Friday, November 18, 2005

$100 laptops should inspire wealthy nations to address their own divides

Regarding the laptops... I'm not concerned with the developing world's use of them. I'm sure there are people over there ready to pull them apart, improve them, use them and start the ball rolling that started for us and ICTs over 15 years ago. I don't want to pretend I know what's good for them. I understand that their divides are far more than digital.

What I'm interested in is how the concept influences us here in Australia, and other wealthy countries. "Gee, if they can do it for $100, we must be able to do it for 200!!" If we in Australia can start a project for ourselves (seeing as MIT laptops will not be available to us) we might conceivably be able to distribute laptops (or something similar) to school kids here. Similar to the distribution of calculators 30 years ago.

I use the $200 figure a lot in talks. I might bring up the scandalous waste of money NSW spent on the WebServices project. 100 million for that! How many cheap laptops or portable networked devices would that have bought the teachers and students in NSW schools? Or the millions on LMS? or the millions on Microsoft Office and Windows?

I'm not saying that we should go out and buy 100's of thousands of devices in one swoop. I'm saying we should fund research and development like MIT's laptop project, and improve the conditions in our own schools. Smaller class numbers, better network connections, more teachers (that are real people), more networked devices, etc. Hopefully MITs high profile laptop project will inspire this thinking here again.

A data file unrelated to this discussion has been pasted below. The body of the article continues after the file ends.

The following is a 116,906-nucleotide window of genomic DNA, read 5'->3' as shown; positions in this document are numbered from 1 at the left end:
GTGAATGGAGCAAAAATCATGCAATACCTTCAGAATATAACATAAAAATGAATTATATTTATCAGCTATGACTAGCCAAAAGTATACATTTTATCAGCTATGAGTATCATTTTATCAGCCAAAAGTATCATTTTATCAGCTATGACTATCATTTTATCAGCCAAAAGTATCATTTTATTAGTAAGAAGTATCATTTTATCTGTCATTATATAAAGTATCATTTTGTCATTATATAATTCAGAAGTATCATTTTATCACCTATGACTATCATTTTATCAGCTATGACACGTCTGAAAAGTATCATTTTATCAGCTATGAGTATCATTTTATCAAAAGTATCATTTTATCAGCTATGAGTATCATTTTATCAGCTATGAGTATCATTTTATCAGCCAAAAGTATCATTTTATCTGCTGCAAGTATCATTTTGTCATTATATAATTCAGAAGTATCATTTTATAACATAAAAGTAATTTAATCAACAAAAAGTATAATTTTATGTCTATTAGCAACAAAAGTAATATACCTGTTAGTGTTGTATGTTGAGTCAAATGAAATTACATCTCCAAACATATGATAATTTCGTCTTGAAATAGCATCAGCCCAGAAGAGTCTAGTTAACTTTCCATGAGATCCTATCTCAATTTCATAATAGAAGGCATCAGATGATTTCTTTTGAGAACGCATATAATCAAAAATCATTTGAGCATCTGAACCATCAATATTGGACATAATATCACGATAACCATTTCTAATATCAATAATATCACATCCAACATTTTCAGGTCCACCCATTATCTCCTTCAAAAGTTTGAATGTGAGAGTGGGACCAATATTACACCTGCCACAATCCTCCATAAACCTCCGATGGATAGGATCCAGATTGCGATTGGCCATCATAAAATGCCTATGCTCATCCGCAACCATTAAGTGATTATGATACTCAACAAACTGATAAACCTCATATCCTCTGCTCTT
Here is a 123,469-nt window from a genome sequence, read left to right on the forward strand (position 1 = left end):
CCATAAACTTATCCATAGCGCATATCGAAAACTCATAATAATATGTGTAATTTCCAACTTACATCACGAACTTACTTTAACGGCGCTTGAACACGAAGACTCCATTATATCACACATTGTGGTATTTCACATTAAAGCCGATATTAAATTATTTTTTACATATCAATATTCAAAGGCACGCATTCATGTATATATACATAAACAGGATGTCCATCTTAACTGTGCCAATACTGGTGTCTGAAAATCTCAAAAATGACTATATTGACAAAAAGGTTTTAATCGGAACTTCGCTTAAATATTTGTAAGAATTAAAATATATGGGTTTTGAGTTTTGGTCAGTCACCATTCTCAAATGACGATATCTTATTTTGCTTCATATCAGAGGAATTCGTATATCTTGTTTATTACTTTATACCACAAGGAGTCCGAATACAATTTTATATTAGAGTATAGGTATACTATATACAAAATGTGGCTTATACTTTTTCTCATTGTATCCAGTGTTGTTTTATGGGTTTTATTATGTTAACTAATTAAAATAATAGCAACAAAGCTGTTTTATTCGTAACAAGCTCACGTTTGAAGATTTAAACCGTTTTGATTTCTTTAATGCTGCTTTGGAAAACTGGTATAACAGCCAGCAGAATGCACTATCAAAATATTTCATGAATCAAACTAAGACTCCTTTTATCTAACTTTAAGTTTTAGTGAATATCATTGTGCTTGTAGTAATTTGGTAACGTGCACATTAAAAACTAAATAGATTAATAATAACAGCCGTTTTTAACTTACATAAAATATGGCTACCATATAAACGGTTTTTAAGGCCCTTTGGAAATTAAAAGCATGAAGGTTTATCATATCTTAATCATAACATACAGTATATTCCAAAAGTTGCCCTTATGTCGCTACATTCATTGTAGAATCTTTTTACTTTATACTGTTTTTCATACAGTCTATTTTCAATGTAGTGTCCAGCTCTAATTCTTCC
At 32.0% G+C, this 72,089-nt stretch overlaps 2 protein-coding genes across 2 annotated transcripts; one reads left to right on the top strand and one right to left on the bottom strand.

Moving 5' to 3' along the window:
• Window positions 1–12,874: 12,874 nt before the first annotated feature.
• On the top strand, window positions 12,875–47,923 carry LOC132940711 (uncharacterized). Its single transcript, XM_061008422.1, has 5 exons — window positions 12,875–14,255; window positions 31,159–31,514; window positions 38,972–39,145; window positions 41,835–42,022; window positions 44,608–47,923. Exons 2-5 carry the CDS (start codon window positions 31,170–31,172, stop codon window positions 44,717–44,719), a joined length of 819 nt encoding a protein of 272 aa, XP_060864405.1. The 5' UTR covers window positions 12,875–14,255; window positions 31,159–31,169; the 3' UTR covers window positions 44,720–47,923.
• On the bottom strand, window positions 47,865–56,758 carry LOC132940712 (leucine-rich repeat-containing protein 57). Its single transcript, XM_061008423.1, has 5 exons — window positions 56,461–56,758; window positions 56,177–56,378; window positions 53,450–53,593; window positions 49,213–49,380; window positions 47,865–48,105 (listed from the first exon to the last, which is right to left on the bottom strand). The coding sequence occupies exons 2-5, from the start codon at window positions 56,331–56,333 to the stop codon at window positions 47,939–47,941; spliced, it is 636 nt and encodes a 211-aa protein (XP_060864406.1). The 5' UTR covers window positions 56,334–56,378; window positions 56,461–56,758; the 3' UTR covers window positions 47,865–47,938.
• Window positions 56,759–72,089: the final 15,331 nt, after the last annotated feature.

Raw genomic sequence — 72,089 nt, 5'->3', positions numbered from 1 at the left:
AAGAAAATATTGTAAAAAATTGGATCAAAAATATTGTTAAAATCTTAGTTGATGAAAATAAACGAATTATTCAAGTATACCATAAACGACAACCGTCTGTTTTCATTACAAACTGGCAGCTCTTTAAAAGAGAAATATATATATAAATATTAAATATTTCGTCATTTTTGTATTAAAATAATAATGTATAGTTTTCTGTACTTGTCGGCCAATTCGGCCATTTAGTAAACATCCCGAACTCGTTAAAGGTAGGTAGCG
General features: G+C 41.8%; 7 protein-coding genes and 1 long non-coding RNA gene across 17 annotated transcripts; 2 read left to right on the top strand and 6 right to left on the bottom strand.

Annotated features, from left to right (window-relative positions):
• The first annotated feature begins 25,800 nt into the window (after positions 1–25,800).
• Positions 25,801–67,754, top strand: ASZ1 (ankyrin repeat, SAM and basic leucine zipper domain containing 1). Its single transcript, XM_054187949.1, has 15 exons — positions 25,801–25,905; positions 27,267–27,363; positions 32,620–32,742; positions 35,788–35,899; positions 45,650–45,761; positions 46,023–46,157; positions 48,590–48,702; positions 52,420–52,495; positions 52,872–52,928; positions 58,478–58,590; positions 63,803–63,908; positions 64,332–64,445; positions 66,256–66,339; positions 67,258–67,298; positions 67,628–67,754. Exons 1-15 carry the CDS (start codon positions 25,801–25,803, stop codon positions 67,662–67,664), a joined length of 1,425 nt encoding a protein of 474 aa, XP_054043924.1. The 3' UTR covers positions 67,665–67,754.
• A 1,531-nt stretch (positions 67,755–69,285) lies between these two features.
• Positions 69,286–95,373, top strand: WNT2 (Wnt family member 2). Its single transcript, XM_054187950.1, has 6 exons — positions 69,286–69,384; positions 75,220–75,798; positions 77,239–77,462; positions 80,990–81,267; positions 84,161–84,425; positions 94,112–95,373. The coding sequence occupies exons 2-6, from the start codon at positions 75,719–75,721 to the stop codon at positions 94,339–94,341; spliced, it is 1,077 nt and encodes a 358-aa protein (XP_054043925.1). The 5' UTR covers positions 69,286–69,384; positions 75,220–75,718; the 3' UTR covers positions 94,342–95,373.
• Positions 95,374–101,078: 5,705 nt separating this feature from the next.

I actually don't think a kid under the age of 12 will benefit that much in having their own PC. And I don't think real advantage starts to become evident until 16 or so. But in tertiary ed it should be obvious.

But in all, I want people in education to start thinking way outside their square a lot more. I have already witnessed a head teacher suggest that their section buy and give away PDAs. They were able to justify it with savings in photocopying and bolted to the floor PCs, but the management blocked the idea. No reason as far as I know, just didn't like the words, give away and computer in the same sentence.

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wilderdom said...

Negroponte, the OLPD (One Laptop Per Child) founding chairman has been saying that they are in talks with a view to developing a commercially available version of the $100 laptop which would presumably be available in Australia. This should drive other commercial manufactures to produce bottom-end open source software laptops.

Leigh Blackall said...

ABC says so too.

This would be great!!